This week’s roundup of bookish news is a potpourri of prize announcements and electronic reading related items.
Announcements of contenders for this year’s literary awards came thick and fast over the past few days. Monday saw the 6 short listed titles for the Baileys Prize for women’s fiction announced − it wasn’t really a surprise to find Chimamanda Ngozi Adichie ‘s Americanah; Donna Tartt’s The Goldfinch and Jhumpa Lahiri’s The Lowland all on the list of finalists. Tuesday was the turn of fiction in translation with the shortlist for the International Foreign Fiction Prize which for the first time included work by some Japanese women writers and a book written by the German author Birgit Vanderbeke (The Mussel Feast) more than 20 hears ago but only now available in English. The International Impac Dublin literary award also revealed the 10 shortlisted authors for the 2014 award this week. I wonder if the people at publishers Harvill Secker have already put the champagne on ice in anticipation of success for their Norwegian author Karl Ove Knausgaard who made it onto the lists of both the Impac and the Foreign Fiction prize though with different pieces of work.
There’s one major prize however that we didn’t hear from this week – the Pulitzer Prize. It’s due to be announced on Monday (April 14) but in case you can’t wait that long take a look at the Huffington Post article which does a review of the authors/titles they believe are the strongest contenders for the four categories this year, Tartt, Adichie Lahiri are amongst them.
London Book Fair this week was used by many publishers and sellers as the platform for announcements of new tools and channels for selling and accessing books. Penguin Random House UK unveiled My Independent Bookshop – a consumer book recommendation website where you’ll be able to set up a virtual bookshop to share your favourite reads. It’s also a platform for discovering new reads and posting reviews. It’s not yet ready for launch so there are few details yet of how this will work. Clearly the publishing house has seen the growth of personal recommendation as a way of influencing what we buy. Their new channel will have to be pretty special to compete in a space which is already crowded – what will it offer that people can’t already get from Goodreads and Library Thing I wonder?
Yet another article about the effect of on line reading – this one fortunately isn’t the usual fare of the ‘e-readers’ versus ‘real books’ type. The Washington Post looked at question whether the trend for reading via an e-reader or computer is actually changing how we read rather than simply what we read and how much. Apparently research has shown that when we access content on line we skim rather than read and slowly digest so we miss key information. I’ve certainly found that’s the case myself − I know that when I need to proof read something for example or to really understand complex info, then I have to use a printed copy. It’s all connected apparently with the way the eye moves on the page and on the screen. We think we read every word in a sentence but in reality we see one word and then without being aware of this, our eyes also take in a few words either side − but not the whole line, just enough to get the sense of what were reading − before jumping to the next line. Our brain fills in the gaps so that we can make sense of he whole line. With on screen reading we ‘read’ even fewer words per line so the gaps get wider and its harder to make sense of the whole line.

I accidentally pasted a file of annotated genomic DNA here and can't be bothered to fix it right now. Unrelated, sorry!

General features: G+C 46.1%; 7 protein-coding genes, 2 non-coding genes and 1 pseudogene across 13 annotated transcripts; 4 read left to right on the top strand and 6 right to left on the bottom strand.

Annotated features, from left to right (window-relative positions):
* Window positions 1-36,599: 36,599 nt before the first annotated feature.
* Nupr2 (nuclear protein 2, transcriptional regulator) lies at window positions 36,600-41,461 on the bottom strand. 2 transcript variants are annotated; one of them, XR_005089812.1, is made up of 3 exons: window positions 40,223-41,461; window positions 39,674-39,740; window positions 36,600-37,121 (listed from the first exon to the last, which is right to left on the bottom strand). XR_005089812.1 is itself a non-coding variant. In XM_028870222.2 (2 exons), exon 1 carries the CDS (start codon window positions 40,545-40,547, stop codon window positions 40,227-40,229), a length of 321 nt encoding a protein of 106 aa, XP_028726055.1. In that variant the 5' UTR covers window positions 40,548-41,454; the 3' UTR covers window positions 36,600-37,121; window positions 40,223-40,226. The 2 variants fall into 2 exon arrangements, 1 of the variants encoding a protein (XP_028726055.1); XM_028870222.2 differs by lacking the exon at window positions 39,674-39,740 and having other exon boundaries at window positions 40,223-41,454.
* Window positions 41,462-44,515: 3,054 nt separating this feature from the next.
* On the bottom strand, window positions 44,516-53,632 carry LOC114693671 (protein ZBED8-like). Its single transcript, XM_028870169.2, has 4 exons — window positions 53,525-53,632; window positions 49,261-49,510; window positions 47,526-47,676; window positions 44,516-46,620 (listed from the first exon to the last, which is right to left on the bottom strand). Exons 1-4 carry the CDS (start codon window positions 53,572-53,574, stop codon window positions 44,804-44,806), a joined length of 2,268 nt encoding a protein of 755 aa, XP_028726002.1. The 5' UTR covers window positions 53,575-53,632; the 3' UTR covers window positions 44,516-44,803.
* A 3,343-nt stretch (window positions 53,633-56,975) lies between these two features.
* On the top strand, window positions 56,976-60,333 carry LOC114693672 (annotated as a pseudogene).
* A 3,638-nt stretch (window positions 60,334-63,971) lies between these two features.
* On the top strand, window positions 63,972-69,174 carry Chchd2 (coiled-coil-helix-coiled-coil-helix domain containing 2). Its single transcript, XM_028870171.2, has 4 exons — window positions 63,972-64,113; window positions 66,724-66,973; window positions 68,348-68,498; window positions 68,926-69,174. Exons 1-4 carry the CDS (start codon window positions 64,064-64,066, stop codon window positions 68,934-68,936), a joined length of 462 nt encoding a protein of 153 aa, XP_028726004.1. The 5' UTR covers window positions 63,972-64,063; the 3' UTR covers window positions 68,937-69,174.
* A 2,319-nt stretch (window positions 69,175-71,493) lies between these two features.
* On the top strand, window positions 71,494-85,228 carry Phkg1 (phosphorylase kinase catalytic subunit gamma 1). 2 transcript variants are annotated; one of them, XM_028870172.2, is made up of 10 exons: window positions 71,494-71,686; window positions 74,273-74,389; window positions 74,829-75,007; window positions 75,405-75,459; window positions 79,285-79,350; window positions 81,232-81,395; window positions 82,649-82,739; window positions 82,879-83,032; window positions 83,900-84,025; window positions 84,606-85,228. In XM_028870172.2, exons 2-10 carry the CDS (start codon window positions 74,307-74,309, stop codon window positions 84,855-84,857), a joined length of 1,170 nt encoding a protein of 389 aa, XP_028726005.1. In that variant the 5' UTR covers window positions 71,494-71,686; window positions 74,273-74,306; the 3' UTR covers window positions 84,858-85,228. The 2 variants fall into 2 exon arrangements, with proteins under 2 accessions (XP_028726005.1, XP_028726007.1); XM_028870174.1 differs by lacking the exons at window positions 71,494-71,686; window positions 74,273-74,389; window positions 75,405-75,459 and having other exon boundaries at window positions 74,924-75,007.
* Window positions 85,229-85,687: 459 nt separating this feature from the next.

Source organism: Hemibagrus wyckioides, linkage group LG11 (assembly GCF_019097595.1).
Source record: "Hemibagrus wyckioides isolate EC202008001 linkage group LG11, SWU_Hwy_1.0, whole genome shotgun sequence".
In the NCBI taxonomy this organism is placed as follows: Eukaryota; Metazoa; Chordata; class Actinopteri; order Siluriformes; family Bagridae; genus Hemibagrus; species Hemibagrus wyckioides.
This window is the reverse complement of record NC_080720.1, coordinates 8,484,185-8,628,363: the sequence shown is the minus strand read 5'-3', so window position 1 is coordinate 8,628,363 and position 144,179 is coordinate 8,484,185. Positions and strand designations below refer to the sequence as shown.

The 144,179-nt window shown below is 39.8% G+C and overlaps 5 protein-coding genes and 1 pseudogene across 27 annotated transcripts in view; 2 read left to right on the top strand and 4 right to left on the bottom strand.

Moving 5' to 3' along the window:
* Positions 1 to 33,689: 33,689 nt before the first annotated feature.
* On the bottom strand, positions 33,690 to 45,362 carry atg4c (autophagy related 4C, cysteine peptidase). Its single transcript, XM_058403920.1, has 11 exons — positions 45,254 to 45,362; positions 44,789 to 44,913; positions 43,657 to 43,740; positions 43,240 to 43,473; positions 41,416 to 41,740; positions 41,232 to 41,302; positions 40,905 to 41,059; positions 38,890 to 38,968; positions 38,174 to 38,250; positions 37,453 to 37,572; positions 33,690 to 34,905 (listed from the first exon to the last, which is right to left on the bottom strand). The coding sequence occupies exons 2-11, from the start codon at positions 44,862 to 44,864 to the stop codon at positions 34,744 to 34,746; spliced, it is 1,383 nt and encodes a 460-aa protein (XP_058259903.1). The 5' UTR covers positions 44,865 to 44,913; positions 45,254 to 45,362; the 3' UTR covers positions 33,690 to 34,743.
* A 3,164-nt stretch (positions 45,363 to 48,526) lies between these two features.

If you want to see whether your on screen and printed reading habits are different, you can test it by timing yourself by opening a printed book you’ve never read before. Read it for 15 minutes. Count how many words you completed. Then have someone test you on what you remember (e.g. names of characters, places, dates, times). Then repeat this with a different book but this time read it on a computer screen or an e-reader. Was there any difference? I’ll be curious to know your results……
Libraries Stretch their Horizons
If you’re down at your local library today and here some strange noises coming from behind the shelves, fear not – it might just be the neighbourhood yoga group in action. We’ve known for a long time now that libraries are about more than just books – some of them have very extensive music and dvd collections and they’ve long opened their doors to community acivities like local history societies. But some libraries like the multi-million facility opened in Birmingham, UK last year, have taken the open door approach a stage further. As the BBC reported recently now you’re just as likely to hear the clickety-click of knitting needles as the sound of pages turning.